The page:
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From Terence Kearns <teren...@isd.canberra.edu.au>
Subject Re: JXTemplates - what's in a name?
Date Tue, 04 May 2004 01:02:54 GMT
I'm new to cocoon and JXTs so what I know is only what I have read on 
the website and what I've done so far with a cocoon app I've taken over 
development of. I will make some general comments on the ideas you've 
raised.

I wouldn't get bogged down in the whole "purity" thing with whether or 
not a template is a "true template". For me, the important thing is 
separation of concerns. As you point out, XSLT provides enough 
facilities in the specification to create the necessary contracts for 
separation of concerns. For me, it's the only templating system I need 
and I choose it because it is a widespread cross-technology standard.

Being a cocoon newbie, I'm questioning the need to use XSPs because I 
see them as a way to loose many of the bonuses that come with OO in 
terms of using popular industrial tools like JavaDoc and Junit. Although 
I started my web development career with ColdFusion, I'm not a big fan 
of the tags and code mixture when it comes to creating a controller (in 
the MVC sense) or writing business logic.

I'm thinking I'm probably gonna write all my apps using custom generator 
classes and just ignore XSPs. But that's just me. Some would argue that 
XSPs are easier and "more rapid" but I think they just create an extra 
layer of maintenance in your java application. I've just taken over 
development of an existing cocoon app here at work so it looks like I'll 
be writing XSPs in the short term, but they are not for me.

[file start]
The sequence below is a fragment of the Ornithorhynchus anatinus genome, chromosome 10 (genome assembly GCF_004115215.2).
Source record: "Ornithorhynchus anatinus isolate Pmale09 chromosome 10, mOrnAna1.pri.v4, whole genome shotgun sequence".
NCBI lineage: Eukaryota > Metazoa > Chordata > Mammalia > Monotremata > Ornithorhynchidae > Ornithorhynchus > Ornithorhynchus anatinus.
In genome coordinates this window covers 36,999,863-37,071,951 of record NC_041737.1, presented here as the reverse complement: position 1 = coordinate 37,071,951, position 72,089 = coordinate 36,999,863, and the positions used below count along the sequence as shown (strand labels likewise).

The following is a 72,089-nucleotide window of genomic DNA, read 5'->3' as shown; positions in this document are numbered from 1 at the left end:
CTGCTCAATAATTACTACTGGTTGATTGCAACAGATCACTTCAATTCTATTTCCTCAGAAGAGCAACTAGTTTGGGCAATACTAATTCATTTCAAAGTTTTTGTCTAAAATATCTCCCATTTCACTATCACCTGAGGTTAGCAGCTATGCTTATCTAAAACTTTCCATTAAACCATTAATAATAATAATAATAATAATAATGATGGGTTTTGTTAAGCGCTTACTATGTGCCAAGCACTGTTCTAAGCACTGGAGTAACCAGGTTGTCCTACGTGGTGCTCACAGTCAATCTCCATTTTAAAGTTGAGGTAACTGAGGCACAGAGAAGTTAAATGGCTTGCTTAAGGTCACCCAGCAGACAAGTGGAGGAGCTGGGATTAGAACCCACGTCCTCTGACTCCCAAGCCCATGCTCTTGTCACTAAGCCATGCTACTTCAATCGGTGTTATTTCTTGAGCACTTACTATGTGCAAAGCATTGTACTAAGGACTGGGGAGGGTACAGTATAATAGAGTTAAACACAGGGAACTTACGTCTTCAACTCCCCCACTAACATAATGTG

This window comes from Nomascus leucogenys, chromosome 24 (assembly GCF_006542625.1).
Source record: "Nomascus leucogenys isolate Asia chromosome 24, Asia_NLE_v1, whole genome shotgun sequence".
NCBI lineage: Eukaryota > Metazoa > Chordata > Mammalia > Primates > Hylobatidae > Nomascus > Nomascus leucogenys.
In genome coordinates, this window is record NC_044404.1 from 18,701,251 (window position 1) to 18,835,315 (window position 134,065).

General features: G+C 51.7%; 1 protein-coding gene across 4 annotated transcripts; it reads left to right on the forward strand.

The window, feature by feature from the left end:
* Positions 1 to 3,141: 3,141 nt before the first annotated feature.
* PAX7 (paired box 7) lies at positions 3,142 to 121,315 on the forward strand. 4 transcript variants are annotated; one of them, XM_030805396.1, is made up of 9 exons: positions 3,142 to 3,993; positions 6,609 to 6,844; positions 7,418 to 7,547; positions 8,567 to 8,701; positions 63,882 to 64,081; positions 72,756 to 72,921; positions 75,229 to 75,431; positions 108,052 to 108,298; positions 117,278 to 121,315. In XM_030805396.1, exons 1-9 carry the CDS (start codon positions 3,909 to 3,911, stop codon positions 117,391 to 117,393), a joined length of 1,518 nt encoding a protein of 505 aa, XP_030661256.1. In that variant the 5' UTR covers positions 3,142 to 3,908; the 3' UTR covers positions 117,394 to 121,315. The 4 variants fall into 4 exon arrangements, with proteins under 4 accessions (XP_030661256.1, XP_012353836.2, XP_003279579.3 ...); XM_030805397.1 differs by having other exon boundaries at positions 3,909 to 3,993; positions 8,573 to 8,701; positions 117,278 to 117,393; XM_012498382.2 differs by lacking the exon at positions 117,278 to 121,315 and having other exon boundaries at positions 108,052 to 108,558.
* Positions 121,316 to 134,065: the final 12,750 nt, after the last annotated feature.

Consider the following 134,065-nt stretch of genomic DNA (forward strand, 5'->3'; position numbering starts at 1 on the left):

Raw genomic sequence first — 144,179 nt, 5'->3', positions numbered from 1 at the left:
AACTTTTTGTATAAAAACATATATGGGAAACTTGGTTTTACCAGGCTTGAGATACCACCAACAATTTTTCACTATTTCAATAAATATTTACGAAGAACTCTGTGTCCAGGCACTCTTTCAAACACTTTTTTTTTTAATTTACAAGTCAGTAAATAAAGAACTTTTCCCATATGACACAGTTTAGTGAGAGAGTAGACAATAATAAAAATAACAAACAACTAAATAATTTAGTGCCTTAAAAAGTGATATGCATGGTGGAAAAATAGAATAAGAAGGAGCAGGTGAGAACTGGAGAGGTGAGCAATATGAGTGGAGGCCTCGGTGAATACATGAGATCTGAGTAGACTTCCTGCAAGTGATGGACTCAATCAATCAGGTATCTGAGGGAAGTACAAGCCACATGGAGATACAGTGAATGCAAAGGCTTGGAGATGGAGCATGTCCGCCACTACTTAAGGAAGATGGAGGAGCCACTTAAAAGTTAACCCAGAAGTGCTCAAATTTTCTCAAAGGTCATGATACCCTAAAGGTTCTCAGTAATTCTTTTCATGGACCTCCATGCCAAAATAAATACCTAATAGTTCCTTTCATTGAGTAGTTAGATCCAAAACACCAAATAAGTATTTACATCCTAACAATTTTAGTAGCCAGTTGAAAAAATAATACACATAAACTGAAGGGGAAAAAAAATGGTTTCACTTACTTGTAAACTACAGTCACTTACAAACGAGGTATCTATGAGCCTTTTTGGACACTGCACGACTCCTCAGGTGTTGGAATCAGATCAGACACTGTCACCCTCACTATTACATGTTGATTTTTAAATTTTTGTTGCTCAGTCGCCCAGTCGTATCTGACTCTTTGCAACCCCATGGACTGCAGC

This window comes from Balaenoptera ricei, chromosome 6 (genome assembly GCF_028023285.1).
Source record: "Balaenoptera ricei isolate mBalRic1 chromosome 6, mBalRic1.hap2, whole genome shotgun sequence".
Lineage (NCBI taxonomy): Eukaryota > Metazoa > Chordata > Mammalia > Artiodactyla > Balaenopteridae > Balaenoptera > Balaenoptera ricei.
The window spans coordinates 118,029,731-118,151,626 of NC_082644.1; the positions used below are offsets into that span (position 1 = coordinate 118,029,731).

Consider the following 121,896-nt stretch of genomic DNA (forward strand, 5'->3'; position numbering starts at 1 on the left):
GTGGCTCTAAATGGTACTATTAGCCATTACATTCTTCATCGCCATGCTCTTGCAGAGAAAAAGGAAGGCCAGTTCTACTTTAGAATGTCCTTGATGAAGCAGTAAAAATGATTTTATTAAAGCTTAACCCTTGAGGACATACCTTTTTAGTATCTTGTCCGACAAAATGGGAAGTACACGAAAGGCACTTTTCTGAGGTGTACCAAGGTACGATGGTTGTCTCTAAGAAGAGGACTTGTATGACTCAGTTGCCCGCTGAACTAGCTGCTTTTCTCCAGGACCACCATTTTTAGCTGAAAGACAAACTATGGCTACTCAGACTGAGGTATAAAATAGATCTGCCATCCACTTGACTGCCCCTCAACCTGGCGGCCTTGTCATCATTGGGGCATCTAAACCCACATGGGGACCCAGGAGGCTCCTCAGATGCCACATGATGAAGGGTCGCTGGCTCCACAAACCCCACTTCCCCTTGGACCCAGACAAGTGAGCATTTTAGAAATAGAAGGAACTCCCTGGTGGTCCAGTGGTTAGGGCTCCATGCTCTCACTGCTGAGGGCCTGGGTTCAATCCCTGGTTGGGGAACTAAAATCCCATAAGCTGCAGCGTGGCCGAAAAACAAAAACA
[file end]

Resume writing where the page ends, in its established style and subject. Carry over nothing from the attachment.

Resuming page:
Generally, as far as your discussion goes, I don't like using text-based 
templates anywhere near my business logic - ie, I don't like using the 
templating facilities of JSP, XSP, ASP, PHP, or ColdFusion. My 
experience is mainly with PHP, and I tend to write in an OO way - using 
the standards based DOM API to build up my content, and then I use an 
XSLT processor to orchestrate the view (with XSLT stylesheets). I think 
this concept in general is very simple but it is a scalable one with 
easy maintenance.

(I've written a PHP framework (XML Application Objects) which is on hold 
while I learn cocoon http://xao-php.sf.net ). Maybe when I get more 
experience with cocoon, I will port XAO as a set of cocoon generators. 
As it stands, it's already easy for me to integrate XAO applications 
into coocoon as it is easy to pull untransformed content into the 
sitemap -- especially in the contenxt of aggregation. Same is true the 
other way around. XAO can easily "consume" XML from a cocoon app with 
one line.

So yeah, all I need is the DOM standard for content generation, and the 
XSLT standard for formatting.



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